We send our best wishes and hope that you and your families are well.
There’s no way to adequately describe the start to 2020: drought, fires and COVID-19.
Studies have laid bare the gendered impact of COVID-19. Women are more likely to be in precarious or casual employment and overrepresented as ‘frontline’ or ‘essential’ workers in education, healthcare, childcare, retail and hospitality. Restrictions, social distancing or forced isolation have elevated the risk of family domestic violence for some women and many women have had to make difficult decisions about health and safety while also dealing with financial hardship. Unpaid work and caring in women’s domestic lives has increased, as women are more likely to care for sick family members and take on education-related responsibilities while children are home from school.
Federation has advocated on behalf of members during the pandemic, motivated by the necessity to protect the health and safety of all members and hold the Department to account. Senior Vice President Amber Flohm provides a detailed explanation of these issues in this article.
Throughout it all, you have supported your families, each other, your communities and Federation. You’ve navigated constantly changing government restrictions and health advice, business closures, uncertainty, panic buying and dramatic social change. You have endeavoured to balance your personal life and your work. You’ve adapted your teaching and learning in a very short timeframe, developed resources and innovative ways to continue educating students while, in many cases, dealing with the complexities of partially open schools, colleges and workplaces, varied student access to technology and shortages of sanitiser and cleaning products.
For this, you have our utmost admiration and thanks.
Leeanda Smith, Women’s Coordinator
Earlier this year Federation commissioned an independent inquiry into the changing nature and complexity of teachers’ work. It is important that all members have an opportunity to have their say (login details required). We strongly encourage women members to participate.
Valuing the Teaching Profession — an Independent Inquiry is investigating changes in the policies, procedures, practices and regulation of teaching and their impact on the work of teachers and principals. The last time such an investigation was conducted into the nature of teachers’ work was in an Industrial Relations Commission case in 2003, with the Commission handing down its decision in 2004.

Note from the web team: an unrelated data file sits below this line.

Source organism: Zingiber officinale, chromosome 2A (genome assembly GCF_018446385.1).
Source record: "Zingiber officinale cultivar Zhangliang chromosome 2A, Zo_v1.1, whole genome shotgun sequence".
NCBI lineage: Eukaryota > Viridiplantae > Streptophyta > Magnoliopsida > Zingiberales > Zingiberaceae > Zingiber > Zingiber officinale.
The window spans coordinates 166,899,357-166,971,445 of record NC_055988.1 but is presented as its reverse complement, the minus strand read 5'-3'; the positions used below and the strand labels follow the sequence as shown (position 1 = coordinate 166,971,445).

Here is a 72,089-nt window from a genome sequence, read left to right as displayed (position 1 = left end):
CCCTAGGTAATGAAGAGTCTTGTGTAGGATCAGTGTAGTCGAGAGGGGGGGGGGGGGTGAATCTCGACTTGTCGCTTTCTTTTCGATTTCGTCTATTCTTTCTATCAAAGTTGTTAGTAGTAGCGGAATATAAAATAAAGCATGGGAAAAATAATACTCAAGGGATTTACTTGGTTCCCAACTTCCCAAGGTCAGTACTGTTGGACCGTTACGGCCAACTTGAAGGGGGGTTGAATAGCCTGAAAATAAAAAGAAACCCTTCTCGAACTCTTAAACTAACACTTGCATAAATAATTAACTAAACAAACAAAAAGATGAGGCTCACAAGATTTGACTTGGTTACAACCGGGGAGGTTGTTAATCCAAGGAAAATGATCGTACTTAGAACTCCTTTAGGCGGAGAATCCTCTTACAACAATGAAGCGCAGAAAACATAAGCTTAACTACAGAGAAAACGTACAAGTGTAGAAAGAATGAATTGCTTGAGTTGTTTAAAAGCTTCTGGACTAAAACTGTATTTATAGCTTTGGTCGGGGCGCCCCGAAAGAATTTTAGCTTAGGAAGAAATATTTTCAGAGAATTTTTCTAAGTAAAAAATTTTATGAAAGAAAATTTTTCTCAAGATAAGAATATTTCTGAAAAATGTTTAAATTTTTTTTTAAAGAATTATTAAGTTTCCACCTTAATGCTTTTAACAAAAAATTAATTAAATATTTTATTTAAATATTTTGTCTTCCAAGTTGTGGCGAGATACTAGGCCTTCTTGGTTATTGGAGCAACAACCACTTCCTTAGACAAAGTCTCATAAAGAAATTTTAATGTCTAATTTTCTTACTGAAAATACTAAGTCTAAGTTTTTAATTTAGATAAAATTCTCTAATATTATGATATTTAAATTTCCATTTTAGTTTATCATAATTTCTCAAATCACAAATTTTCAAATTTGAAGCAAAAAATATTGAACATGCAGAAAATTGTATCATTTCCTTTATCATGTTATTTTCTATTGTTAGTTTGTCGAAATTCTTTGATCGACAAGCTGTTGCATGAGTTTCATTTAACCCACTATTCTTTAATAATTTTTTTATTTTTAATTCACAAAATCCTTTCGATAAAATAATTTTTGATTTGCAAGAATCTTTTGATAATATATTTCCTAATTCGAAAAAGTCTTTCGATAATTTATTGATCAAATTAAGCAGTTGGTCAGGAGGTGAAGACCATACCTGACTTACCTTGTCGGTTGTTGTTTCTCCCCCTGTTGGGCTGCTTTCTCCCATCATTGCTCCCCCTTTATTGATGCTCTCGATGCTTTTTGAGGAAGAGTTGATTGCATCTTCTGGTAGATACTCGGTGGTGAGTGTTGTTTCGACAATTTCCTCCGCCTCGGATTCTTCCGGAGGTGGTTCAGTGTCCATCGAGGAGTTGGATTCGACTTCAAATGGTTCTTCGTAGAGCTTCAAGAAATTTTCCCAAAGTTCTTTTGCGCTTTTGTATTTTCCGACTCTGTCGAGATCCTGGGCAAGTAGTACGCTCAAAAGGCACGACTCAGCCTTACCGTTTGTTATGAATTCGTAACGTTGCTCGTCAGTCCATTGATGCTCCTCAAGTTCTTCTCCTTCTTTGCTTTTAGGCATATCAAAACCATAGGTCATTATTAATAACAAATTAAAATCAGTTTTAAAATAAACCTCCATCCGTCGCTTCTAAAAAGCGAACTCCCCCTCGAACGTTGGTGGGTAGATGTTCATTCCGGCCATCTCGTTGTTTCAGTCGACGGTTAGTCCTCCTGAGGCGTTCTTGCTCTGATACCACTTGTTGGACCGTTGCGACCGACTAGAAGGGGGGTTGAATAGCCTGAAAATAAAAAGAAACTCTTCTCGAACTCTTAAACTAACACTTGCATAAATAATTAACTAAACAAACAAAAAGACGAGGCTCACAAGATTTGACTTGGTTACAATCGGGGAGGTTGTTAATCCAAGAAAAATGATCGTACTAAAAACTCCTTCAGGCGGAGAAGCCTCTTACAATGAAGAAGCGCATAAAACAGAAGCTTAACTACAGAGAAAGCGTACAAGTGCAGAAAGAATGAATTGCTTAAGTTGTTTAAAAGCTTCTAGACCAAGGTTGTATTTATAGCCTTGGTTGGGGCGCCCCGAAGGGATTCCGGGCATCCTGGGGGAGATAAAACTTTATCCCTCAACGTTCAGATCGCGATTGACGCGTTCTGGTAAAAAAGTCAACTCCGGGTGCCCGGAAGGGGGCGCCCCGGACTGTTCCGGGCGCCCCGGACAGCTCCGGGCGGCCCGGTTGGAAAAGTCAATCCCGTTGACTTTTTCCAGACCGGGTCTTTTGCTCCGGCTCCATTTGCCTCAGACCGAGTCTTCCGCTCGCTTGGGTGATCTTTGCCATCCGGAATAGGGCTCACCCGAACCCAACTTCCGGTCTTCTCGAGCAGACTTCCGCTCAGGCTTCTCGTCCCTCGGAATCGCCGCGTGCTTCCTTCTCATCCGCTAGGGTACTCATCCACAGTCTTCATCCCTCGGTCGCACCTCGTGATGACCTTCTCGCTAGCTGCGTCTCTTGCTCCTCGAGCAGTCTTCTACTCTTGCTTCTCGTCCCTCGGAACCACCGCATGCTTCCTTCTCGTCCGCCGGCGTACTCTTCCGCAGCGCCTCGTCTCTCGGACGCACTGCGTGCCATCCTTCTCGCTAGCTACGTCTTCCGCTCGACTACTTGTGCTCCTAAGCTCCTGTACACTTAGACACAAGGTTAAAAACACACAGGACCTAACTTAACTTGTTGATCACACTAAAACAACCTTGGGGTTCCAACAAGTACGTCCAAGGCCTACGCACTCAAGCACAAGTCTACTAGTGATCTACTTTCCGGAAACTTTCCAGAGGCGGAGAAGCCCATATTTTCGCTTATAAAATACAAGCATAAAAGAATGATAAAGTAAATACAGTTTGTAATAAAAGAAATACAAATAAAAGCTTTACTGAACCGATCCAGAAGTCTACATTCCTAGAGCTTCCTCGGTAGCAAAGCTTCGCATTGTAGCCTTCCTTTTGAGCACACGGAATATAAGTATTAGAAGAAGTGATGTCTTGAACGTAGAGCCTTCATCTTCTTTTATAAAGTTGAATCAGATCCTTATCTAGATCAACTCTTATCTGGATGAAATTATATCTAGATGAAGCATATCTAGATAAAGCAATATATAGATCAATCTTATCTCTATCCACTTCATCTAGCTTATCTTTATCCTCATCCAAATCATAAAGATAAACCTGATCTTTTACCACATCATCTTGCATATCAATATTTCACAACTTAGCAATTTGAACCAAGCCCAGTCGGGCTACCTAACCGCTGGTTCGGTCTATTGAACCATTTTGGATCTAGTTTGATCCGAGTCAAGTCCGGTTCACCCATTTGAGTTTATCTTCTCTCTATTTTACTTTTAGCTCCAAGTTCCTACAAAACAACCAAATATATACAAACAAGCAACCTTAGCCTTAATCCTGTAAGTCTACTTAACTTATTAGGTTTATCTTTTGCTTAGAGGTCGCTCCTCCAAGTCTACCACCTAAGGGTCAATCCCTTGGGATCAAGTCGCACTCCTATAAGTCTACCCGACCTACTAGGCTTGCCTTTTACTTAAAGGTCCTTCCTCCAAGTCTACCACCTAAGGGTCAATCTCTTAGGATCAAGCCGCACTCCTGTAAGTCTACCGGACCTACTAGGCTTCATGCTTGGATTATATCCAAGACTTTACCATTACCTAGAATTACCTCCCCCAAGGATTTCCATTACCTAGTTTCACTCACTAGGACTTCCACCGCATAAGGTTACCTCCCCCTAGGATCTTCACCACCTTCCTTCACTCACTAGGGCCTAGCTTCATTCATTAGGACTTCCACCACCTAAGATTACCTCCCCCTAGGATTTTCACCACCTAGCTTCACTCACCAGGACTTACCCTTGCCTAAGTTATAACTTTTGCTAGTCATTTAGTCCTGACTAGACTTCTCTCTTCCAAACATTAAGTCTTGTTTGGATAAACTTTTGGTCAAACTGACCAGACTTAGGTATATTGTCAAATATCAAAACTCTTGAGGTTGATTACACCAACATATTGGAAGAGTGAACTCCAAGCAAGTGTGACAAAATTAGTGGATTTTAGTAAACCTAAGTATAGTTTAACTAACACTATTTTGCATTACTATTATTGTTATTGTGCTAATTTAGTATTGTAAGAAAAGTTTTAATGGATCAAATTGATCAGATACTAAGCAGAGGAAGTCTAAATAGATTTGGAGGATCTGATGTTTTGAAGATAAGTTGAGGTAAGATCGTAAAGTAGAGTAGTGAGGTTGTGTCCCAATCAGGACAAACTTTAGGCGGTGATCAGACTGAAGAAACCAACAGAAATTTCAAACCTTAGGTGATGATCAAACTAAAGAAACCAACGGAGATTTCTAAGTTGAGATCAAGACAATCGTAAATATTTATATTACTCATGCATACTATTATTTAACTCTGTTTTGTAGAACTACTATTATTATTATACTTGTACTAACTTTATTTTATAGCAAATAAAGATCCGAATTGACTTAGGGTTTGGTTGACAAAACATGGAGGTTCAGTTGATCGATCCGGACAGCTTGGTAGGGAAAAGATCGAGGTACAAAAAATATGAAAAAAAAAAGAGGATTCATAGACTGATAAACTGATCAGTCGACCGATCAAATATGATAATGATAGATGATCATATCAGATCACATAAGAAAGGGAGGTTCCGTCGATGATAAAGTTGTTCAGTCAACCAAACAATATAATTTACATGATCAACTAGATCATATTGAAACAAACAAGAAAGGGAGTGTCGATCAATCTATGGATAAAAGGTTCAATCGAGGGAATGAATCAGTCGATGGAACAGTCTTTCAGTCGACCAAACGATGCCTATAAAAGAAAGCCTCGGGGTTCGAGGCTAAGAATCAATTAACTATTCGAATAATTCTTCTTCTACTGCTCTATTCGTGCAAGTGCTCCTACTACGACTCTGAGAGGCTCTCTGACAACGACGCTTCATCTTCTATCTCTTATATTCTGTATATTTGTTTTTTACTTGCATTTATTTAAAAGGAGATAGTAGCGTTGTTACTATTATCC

Maternity leave in schools
People use the term “maternity leave” to refer to a range of rights and entitlements related to pregnancy. However, those entitlements can vary depending on the nature of employment.
A national inquiry has found that sexual harassment in Australian workplaces is “widespread and pervasive” and equally shocking is the “gendered and intersectional nature of workplace sexual harassment”.
The community is demanding that governments take steps to address the scourge of family and domestic violence. A number of organisations, led by Fair Agenda, have started a petition asking for MPs to act.
This course is open to women who have been elected by their local association as the Women’s Contact and will run 27-28 July and 27 November, subject to COVID-19 regulations. The first two days will be training-focused and participants will design an association-based project to increase the local engagement and activism of women. Participants will then return for the third day to report on their project and share outcomes and strategies. Completing all three days and the project will contribute to 20 hours of NESA-registered professional development.
For more information click here, talk to your Organiser or contact Women’s Coordinator Leeanda Smith.
Two-week Anna Stewart Program
Applications for the two-week programs planned for semester 2, 2020 (subject to COVID-19 regulations) are open now. The program aims at developing the skills, knowledge and confidence of women members and empowering them to be actively involved in Federation in their workplace, local association or state level.
The Global Institute for Women's Leadership podcast features conversations with prominent female leaders from a range of different fields and backgrounds, aiming "to celebrate the stories of female leaders, learn lessons from their lives and share insights on what works to get more women into leadership positions”.